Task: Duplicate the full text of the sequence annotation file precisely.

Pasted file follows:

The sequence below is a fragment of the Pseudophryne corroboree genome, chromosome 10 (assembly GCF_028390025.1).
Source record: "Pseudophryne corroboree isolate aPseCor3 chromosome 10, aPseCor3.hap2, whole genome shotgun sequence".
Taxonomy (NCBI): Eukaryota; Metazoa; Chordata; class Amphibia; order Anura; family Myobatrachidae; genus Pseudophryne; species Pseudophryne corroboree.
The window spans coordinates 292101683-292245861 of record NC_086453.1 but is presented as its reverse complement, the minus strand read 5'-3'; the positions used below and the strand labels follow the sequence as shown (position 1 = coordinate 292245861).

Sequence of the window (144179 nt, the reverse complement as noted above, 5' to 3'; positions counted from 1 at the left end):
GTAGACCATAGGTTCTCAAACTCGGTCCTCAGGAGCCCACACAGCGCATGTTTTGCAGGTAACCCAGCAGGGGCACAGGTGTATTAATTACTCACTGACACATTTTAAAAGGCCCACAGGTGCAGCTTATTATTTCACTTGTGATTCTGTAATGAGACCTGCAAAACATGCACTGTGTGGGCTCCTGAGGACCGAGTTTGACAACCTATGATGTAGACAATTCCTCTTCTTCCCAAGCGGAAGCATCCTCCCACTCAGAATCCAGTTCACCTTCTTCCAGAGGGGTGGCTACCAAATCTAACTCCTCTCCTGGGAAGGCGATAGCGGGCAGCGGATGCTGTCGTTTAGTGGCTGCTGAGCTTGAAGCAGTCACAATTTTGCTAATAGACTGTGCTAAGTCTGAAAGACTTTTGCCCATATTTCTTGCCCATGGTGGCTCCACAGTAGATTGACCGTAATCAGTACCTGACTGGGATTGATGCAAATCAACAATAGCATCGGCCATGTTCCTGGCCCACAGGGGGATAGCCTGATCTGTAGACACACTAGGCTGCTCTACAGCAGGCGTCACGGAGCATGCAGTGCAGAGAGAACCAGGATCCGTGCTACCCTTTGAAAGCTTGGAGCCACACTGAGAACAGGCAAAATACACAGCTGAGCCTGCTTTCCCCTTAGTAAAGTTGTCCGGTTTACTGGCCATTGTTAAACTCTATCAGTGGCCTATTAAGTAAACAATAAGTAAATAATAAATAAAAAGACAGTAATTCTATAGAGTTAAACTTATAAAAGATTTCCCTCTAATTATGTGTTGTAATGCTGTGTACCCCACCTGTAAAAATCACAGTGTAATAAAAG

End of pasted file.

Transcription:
The sequence below is a fragment of the Pseudophryne corroboree genome, chromosome 10 (assembly GCF_028390025.1).
Source record: "Pseudophryne corroboree isolate aPseCor3 chromosome 10, aPseCor3.hap2, whole genome shotgun sequence".
Taxonomy (NCBI): Eukaryota; Metazoa; Chordata; class Amphibia; order Anura; family Myobatrachidae; genus Pseudophryne; species Pseudophryne corroboree.
The window spans coordinates 292101683-292245861 of record NC_086453.1 but is presented as its reverse complement, the minus strand read 5'-3'; the positions used below and the strand labels follow the sequence as shown (position 1 = coordinate 292245861).

Sequence of the window (144179 nt, the reverse complement as noted above, 5' to 3'; positions counted from 1 at the left end):
GTAGACCATAGGTTCTCAAACTCGGTCCTCAGGAGCCCACACAGCGCATGTTTTGCAGGTAACCCAGCAGGGGCACAGGTGTATTAATTACTCACTGACACATTTTAAAAGGCCCACAGGTGCAGCTTATTATTTCACTTGTGATTCTGTAATGAGACCTGCAAAACATGCACTGTGTGGGCTCCTGAGGACCGAGTTTGACAACCTATGATGTAGACAATTCCTCTTCTTCCCAAGCGGAAGCATCCTCCCACTCAGAATCCAGTTCACCTTCTTCCAGAGGGGTGGCTACCAAATCTAACTCCTCTCCTGGGAAGGCGATAGCGGGCAGCGGATGCTGTCGTTTAGTGGCTGCTGAGCTTGAAGCAGTCACAATTTTGCTAATAGACTGTGCTAAGTCTGAAAGACTTTTGCCCATATTTCTTGCCCATGGTGGCTCCACAGTAGATTGACCGTAATCAGTACCTGACTGGGATTGATGCAAATCAACAATAGCATCGGCCATGTTCCTGGCCCACAGGGGGATAGCCTGATCTGTAGACACACTAGGCTGCTCTACAGCAGGCGTCACGGAGCATGCAGTGCAGAGAGAACCAGGATCCGTGCTACCCTTTGAAAGCTTGGAGCCACACTGAGAACAGGCAAAATACACAGCTGAGCCTGCTTTCCCCTTAGTAAAGTTGTCCGGTTTACTGGCCATTGTTAAACTCTATCAGTGGCCTATTAAGTAAACAATAAGTAAATAATAAATAAAAAGACAGTAATTCTATAGAGTTAAACTTATAAAAGATTTCCCTCTAATTATGTGTTGTAATGCTGTGTACCCCACCTGTAAAAATCACAGTGTAATAAAAG